It Ain't Fair

Corporate America is shutting average Americans' voices out, while they help themselves to taxpayer dollars. The economic playing field is tilted against the middle class — and we have the power to change that.

bad government Taxes

Corporations get a break and taxpayers get screwed, due to the tax-deductibility of government-levied fines.

Believe it or not, when the government levies a fine on a corporation, some of that fine is tax-deductible. The IRS clearly states that corporations may not deduct punitive penalties or fines issued by a government agency. However, agencies are frequently not transparent about what portion is punitive. Anything that is deemed remedial is tax deductible for the corporation. 

Government agencies sometimes make deals with corporate wrongdoers. They impose a hefty fine, then specify how much is considered punitive and not deductible, and lastly what is remedial, which is deductible for the corporation. This information can be kept secret. As such, the agency can brag about a hefty fine, but the corporation gets a significant tax deduction. 

BP’s Big Tax-Break

When the B.P. Oil Co. had the big oil spill in the Gulf of Mexico, they were fined $61 billion of which $17 billion was tax-deductible. All the money given to clean up beaches and payments to businesses was deductible. Why? Any way you cut it, B.P was in the wrong.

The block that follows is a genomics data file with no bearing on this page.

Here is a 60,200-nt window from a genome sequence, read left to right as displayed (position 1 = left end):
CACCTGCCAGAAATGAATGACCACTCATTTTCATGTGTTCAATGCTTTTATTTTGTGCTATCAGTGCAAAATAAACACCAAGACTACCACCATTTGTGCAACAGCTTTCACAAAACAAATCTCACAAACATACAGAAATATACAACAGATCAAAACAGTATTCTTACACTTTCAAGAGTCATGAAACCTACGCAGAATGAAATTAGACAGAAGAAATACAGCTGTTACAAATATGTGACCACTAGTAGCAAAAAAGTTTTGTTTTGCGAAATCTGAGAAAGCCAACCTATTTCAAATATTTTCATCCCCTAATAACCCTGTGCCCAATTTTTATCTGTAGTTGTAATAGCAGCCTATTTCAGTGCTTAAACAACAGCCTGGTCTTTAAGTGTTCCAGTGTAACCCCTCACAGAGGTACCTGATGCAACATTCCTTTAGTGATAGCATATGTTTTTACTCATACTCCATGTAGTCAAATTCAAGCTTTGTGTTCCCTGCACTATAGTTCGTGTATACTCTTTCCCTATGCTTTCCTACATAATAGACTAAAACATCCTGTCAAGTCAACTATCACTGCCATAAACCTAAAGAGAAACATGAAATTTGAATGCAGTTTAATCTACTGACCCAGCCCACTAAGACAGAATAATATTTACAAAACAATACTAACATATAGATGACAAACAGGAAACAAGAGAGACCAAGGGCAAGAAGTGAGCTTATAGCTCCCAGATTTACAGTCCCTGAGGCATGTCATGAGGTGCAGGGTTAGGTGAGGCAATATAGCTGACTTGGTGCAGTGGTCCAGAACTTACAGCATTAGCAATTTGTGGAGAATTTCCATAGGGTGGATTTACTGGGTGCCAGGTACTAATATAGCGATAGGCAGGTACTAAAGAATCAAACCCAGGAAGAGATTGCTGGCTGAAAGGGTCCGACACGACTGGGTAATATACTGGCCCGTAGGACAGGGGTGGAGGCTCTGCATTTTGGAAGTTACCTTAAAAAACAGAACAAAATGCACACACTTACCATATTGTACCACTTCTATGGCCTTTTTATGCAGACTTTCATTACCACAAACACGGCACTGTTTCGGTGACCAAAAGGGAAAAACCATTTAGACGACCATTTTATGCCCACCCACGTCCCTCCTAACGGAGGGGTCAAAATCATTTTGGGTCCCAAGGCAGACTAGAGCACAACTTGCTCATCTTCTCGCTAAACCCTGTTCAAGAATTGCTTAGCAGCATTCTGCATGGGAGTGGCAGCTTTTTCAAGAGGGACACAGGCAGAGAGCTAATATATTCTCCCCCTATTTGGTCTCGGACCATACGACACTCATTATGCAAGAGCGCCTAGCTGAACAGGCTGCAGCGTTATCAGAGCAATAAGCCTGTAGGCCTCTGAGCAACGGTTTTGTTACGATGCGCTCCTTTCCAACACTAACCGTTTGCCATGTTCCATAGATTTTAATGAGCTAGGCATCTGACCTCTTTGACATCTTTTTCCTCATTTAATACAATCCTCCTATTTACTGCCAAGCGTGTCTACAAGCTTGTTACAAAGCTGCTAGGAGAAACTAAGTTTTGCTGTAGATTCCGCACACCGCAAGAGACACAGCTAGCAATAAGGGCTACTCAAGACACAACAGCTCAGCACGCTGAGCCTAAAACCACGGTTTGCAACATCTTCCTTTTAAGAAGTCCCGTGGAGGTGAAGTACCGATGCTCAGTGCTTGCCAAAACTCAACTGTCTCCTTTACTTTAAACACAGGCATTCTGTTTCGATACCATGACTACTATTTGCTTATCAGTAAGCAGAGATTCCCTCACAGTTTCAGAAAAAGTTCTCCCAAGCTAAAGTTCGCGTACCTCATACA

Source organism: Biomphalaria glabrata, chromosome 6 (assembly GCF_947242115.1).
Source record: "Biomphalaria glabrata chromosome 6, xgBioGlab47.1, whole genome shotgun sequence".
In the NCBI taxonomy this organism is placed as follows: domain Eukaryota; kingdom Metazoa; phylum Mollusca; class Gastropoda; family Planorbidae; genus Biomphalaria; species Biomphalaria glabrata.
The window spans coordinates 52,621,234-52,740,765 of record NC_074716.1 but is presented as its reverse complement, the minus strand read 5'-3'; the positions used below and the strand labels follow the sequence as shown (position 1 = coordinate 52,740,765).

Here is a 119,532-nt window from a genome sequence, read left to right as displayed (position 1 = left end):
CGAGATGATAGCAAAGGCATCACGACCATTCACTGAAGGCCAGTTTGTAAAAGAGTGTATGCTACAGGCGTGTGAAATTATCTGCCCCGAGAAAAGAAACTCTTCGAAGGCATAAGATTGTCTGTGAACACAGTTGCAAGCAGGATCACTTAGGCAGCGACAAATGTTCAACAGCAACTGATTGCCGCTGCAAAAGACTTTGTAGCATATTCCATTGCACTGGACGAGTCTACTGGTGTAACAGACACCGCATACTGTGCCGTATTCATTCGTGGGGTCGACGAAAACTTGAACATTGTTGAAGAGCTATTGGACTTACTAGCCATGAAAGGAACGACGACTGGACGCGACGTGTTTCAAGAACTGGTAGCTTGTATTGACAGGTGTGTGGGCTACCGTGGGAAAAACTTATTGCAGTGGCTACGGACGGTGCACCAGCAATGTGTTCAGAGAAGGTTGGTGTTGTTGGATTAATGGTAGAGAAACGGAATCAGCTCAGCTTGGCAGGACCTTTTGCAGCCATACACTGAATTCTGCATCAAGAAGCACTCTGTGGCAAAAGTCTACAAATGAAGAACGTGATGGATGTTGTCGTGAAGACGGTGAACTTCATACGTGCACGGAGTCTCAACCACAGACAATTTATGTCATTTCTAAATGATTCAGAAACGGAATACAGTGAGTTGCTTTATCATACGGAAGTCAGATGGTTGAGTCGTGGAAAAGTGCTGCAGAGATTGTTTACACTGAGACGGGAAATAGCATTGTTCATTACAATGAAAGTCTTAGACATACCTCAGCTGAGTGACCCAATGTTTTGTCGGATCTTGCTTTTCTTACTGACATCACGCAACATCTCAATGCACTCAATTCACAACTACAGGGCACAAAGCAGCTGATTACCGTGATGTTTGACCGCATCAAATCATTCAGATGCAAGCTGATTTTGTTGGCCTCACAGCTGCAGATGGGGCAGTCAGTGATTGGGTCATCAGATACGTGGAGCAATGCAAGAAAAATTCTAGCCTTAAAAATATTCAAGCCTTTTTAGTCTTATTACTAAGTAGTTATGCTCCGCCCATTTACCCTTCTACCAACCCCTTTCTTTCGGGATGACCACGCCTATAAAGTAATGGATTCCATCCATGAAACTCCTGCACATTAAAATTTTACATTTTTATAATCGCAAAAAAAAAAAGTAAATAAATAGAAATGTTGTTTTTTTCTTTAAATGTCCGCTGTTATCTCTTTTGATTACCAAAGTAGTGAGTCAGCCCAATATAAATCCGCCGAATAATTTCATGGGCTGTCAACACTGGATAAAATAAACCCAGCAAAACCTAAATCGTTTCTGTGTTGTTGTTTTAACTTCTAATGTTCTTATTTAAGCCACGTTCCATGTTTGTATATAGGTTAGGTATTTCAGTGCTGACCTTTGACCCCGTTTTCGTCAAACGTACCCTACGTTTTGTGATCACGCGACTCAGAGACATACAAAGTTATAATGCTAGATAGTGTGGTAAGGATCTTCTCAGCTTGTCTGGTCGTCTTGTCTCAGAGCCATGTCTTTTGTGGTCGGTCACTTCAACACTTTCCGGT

In 2015 a PBS analysis revealed that from 2012 to 2015, the ten largest settlements levied by the Department of Justice, the SEC, the EPA, and the Consumer Financial Bureau amounted to $80 billion, and $48 billion of that was tax-deductible. These fines were levied on companies like B.P., Citigroup, and JP Morgan Chase. 

How much money is really involved?

Here’s an idea of how much money is involved: fines paid by companies from 2012 to 2020 include Wells Fargo, $21.4 billion; Citigroup, $25.5 billion; and JP Morgan Chase, $35.8 billion (among others). What portions of those fines were tax-deductible? Only the companies and the agencies that levied the fines know. 

This new law is complicated and will be tested in the courts. Until there is change, companies will bend the rules and taxpayers will pick up the slack.

Sources 

Mattera, P. (2020a). Amazon.com | Violation tracker. © Good Jobs First. https://violationtracker.goodjobsfirst.org/prog.php?parent=amazoncom 

Mattera, P. (2020b). Citigroup | Violation tracker. © Good Jobs First. https://violationtracker.goodjobsfirst.org/prog.php?parent=citigroup 

Mattera, P. (2020c). JPMorgan Chase | Violation tracker. © Good Jobs First. https://violationtracker.goodjobsfirst.org/prog.php?parent=jpmorgan-chase 

Mattera, P. (2020d). Wells Fargo | Violation tracker. © Good Jobs First. https://violationtracker.goodjobsfirst.org/prog.php?parent=wells-farg o&page=2 

The United States Department of Justice. (2020, February 21). Wells Fargo agrees to pay $3 billion to resolve criminal and civil charges. https://www.justice.gov/opa/pr/wells-fargo-agrees-pay-3-billion-res olve-criminal-and-civil-investigations-sales-practices